This is the best fish and chips feed I've ever had. There was something to the batter -- an unidentifiable flavour that you wouldn't think would be in there, but totally works. (It's not vanilla, but it's that idea.)
And the crunch? I've never experienced anything like it; somehow soft and crunchy all at the same time.
If clouds were filled with tender fish, then battered and deep fried, this is what they'd taste like.

Wednesday, February 4, 2009

A bite to remember

Almost immediately after checking in at the RiverRock Casino Resort for my travel media conference in Richmond, B.C., I rushed into Vancouver proper for some extra curricular dining. First stop, sampling the new lineup of plates created by Iron Chef Rob Feenie for the Cactus Club Cafe's menus. 
Many of these dishes have appeared in some form or another on the upscale menus of Lumiere and Feenie's, and remain relatively true to form at the more masses-friendly Cactus Clubs. 
The butternut squash ravioli, hit with beurre blanc and shaved black truffle, may be the second best thing I've ever put in my mouth.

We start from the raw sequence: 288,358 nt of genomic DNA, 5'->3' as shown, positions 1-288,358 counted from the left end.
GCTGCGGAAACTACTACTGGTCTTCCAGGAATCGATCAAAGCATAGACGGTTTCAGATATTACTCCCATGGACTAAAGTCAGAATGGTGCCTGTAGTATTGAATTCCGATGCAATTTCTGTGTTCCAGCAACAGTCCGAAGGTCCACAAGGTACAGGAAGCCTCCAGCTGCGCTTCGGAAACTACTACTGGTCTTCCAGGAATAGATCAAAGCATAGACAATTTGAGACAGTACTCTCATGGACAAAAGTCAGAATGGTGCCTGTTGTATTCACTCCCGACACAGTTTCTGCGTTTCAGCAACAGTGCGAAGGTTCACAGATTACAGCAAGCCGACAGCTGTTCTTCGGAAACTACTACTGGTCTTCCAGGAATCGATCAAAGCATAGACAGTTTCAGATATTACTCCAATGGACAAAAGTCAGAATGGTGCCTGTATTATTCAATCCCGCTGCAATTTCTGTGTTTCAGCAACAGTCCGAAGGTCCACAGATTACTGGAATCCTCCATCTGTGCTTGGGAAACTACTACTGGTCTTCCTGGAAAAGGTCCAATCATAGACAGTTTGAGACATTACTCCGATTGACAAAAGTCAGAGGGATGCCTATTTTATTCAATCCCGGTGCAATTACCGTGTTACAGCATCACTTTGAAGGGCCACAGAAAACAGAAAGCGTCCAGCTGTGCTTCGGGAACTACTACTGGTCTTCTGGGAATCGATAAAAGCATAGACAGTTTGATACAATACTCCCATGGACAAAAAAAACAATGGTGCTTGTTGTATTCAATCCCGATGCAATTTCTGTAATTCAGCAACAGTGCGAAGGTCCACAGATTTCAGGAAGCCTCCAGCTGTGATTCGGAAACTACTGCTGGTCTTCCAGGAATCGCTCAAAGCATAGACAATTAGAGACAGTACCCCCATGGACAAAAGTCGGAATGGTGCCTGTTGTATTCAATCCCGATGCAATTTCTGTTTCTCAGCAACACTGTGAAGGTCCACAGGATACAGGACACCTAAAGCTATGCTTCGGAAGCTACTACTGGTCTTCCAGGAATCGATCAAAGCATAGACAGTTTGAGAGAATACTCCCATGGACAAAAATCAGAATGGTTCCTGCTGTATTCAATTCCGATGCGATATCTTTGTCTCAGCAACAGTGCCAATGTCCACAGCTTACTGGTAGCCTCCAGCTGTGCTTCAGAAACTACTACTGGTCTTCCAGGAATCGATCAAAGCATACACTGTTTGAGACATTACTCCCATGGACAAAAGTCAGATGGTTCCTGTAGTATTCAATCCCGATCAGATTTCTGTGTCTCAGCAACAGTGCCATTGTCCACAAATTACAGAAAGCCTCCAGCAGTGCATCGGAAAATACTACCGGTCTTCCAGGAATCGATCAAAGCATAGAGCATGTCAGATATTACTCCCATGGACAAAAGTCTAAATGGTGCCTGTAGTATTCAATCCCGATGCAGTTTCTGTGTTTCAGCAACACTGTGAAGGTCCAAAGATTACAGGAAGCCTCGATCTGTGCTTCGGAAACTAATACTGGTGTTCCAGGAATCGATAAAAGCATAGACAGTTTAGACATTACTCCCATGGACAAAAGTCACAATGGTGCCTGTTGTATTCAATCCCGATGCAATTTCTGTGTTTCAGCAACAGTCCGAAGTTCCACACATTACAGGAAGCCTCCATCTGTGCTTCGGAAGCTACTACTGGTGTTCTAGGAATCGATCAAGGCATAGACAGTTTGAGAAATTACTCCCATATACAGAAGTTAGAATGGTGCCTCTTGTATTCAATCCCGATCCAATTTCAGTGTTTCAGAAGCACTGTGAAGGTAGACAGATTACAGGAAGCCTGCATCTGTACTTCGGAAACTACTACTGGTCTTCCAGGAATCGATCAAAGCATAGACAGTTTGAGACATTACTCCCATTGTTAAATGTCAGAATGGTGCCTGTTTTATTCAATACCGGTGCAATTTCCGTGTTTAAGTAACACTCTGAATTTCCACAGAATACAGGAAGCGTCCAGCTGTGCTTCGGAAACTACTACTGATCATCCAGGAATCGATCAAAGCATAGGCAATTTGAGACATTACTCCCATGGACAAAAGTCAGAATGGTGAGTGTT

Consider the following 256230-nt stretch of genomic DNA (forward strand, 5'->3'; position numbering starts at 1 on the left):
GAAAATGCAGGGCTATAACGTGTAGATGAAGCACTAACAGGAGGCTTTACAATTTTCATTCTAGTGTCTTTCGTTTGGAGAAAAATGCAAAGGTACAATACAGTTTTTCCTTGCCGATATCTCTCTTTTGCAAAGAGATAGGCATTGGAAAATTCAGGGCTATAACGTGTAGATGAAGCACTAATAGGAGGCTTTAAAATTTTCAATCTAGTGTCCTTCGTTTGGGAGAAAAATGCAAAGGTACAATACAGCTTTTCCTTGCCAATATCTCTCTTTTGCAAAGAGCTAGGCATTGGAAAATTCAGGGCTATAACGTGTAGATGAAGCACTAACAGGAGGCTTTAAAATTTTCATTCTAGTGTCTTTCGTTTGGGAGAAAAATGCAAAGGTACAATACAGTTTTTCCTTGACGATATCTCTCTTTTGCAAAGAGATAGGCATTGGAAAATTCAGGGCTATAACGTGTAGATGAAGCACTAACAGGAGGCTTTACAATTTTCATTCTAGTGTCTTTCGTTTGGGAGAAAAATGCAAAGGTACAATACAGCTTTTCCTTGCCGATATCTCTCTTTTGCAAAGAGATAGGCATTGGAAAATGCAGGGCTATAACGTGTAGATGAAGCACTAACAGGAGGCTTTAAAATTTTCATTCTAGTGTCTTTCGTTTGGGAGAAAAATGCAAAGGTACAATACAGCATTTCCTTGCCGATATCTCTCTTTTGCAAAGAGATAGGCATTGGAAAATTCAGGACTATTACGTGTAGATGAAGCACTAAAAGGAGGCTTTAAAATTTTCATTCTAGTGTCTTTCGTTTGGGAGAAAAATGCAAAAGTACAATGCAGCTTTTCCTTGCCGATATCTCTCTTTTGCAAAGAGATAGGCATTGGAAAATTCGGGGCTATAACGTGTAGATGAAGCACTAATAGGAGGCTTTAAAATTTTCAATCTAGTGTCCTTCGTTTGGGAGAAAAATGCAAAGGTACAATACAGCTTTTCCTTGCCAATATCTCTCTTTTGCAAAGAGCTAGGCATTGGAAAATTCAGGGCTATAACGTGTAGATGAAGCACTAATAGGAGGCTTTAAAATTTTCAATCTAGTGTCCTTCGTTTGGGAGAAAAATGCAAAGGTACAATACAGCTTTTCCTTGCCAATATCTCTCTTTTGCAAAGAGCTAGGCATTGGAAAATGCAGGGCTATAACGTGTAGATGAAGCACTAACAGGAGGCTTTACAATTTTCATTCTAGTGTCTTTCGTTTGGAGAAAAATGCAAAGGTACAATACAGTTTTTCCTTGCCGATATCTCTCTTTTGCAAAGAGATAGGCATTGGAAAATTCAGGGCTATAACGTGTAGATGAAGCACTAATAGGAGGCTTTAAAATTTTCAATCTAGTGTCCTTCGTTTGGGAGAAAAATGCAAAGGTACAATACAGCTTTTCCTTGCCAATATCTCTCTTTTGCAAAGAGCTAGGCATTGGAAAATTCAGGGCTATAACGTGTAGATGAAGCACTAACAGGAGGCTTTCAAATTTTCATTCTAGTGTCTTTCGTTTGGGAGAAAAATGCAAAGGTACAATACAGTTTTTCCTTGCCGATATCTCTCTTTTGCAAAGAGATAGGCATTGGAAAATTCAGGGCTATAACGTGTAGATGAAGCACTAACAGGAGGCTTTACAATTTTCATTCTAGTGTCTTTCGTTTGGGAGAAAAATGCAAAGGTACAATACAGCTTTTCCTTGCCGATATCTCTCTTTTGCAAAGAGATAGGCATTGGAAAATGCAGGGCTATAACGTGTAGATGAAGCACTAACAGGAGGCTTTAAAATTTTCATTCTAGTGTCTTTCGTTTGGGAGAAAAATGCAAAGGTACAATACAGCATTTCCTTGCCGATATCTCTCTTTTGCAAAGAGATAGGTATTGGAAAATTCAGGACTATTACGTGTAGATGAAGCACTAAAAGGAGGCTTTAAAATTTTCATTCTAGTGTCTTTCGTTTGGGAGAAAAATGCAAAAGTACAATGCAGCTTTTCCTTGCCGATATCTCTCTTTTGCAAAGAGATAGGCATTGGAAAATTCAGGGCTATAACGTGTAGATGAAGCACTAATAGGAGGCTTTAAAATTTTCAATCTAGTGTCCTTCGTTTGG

Tuesday, February 3, 2009


An $8 vintage garage sale find + a bag of juicing oranges = hello sunshine!

I'm off to Vancouver today for a conference, but I mostly plan on eating and quaffing the week away. I'll also be blogging.
Stay tuned.

Monday, February 2, 2009

Labna (fresh yogurt cheese)

Remember last week, when sommeliers were the new chefs? (It was a few days after mixololgists had become the new chefs.) Well, things move fast around here because now cheese makers are the new rock stars. 
A literal example would be Alex James, the bass player for Blur. When not reuniting with the band, he lives on a UK farm with his wife and kids and is the big cheese of a mini cheese making empire called Evenlode Partnership, turning out fine firm goat cheeses and creamy blues.